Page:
"Golden," A Girl Called Eddy, from "A Girl Called Eddy"
When this song by Erin Moran, aka A Girl Called Eddy, appeared on the Anti Records Web site a few weeks ago I downloaded it, listened to about 30 seconds of overwrought, cheesy piano pop, and then threw it in the trash. I decided to give it another shot a week later, remembering what a consistently great roster Anti has been building up (Tom Waits, Nick Cave, Joe Henry, Tricky, etc.), and reading that not only were Robert Smith and Jarvis Cocker fans of A Girl Called Eddy, but that former Pulp guitarist Richard Hawley had produced the record. Hawley's slick production is actually one of the worst parts about this track, though -- all the sounds are bright and harsh, and the sudden rock bombast on the chorus is ridiculously tasteless and feels like a crass attempt to make the song radio-friendly. Why listen, then? For the melody, which is McCartney-esque both in its slowly unfolding lyricism and its innate cheesiness. And the melodramatic lyrics ("So take the purple and take the black/ And take all the colors of heartache back/ And throw them into the sea/ And say you love me), which are either absurd or, if you're in a sappy mood (which I already told you I was), quite touching. I hope that A Girl Called Eddy can find a better producer in the future, and perhaps learn to emulate some of the vocal restraint of Aimee Mann (to whom she is often compared), or for that matter of Paul McCartney. In the meantime, this is far from perfect, but she's clearly a talent to watch. Free Download: "Golden"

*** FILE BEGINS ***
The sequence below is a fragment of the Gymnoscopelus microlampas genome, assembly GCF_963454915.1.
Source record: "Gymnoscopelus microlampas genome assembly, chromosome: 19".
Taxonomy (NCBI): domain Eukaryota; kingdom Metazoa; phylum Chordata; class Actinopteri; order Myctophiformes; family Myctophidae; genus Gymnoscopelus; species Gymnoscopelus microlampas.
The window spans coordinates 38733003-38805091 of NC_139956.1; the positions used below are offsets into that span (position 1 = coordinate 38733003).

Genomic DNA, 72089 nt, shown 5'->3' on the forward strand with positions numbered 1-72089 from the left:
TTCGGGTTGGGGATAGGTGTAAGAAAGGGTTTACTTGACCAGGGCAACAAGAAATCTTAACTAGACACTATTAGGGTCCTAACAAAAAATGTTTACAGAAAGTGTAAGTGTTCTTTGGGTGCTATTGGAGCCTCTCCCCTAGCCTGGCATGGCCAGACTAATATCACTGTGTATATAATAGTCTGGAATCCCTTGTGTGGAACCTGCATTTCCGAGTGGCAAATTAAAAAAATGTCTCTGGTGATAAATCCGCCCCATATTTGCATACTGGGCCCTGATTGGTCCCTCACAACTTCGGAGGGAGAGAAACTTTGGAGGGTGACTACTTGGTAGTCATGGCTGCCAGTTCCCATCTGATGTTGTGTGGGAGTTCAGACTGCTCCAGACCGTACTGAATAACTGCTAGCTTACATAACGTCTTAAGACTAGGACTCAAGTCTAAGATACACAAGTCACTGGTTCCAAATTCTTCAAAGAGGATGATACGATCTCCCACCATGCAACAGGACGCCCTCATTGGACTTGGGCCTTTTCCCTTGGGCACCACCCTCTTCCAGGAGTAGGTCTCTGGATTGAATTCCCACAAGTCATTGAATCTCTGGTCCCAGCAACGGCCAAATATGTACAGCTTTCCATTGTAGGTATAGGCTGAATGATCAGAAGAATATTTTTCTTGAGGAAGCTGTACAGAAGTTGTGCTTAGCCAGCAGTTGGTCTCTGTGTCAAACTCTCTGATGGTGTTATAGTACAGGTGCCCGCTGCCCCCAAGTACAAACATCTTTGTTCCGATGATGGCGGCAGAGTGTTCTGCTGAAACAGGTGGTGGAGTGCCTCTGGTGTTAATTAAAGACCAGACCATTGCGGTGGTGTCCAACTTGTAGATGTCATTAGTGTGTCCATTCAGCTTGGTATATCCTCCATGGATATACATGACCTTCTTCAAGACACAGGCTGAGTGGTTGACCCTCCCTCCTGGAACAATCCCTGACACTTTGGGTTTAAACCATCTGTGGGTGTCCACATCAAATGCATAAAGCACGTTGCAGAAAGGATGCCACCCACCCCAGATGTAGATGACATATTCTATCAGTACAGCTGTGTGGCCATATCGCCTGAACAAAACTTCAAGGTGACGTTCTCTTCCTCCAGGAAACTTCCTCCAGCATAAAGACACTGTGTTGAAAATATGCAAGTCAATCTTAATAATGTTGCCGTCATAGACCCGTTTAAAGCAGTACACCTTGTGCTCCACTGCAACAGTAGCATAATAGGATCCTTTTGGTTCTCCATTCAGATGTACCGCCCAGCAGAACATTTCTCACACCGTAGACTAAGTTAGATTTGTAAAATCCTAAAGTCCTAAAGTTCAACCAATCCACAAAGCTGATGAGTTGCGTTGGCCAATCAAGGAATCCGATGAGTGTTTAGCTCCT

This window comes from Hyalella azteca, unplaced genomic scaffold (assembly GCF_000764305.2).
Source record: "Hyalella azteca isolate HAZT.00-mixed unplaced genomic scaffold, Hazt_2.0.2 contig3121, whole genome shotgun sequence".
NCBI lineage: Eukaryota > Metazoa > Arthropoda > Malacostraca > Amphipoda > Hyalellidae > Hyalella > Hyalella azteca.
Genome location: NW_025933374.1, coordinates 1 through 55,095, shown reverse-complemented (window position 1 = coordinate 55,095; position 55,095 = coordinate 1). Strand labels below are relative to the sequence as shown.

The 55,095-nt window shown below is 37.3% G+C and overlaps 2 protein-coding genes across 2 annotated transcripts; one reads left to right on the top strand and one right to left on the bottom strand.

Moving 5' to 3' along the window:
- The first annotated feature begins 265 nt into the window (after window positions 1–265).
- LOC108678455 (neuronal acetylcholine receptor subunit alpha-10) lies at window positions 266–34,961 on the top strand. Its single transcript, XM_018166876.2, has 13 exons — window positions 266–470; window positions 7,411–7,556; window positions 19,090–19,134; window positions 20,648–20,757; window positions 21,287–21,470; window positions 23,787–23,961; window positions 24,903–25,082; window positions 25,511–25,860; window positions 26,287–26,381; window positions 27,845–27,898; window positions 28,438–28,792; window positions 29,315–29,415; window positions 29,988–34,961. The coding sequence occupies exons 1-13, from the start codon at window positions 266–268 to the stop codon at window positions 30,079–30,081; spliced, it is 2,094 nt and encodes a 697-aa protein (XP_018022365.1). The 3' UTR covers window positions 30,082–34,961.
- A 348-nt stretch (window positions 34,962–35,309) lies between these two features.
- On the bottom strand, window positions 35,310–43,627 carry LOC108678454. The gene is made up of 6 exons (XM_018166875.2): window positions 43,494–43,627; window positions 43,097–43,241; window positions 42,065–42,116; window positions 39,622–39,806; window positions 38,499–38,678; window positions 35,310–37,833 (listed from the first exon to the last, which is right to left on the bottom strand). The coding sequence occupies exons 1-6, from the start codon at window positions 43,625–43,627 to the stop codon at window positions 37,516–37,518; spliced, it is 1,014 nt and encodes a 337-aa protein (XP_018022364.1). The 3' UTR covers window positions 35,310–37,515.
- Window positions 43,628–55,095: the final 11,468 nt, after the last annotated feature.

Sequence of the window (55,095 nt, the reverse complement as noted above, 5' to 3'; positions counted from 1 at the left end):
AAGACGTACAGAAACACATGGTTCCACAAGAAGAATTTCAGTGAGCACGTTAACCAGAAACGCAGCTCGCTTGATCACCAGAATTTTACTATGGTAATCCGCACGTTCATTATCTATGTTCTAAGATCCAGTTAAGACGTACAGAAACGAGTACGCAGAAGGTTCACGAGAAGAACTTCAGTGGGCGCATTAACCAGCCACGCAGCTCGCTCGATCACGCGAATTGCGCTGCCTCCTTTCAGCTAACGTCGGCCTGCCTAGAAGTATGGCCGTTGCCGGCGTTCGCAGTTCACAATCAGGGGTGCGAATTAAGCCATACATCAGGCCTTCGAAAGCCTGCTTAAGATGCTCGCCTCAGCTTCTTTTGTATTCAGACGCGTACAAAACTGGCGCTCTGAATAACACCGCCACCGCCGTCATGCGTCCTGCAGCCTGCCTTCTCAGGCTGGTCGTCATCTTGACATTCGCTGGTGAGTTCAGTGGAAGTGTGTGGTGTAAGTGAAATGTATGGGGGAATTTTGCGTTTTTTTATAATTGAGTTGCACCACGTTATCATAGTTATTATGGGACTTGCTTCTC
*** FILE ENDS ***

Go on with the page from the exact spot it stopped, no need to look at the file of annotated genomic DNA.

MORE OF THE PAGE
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"Both Sides Now," Joni Mitchell, from "Both Sides Now"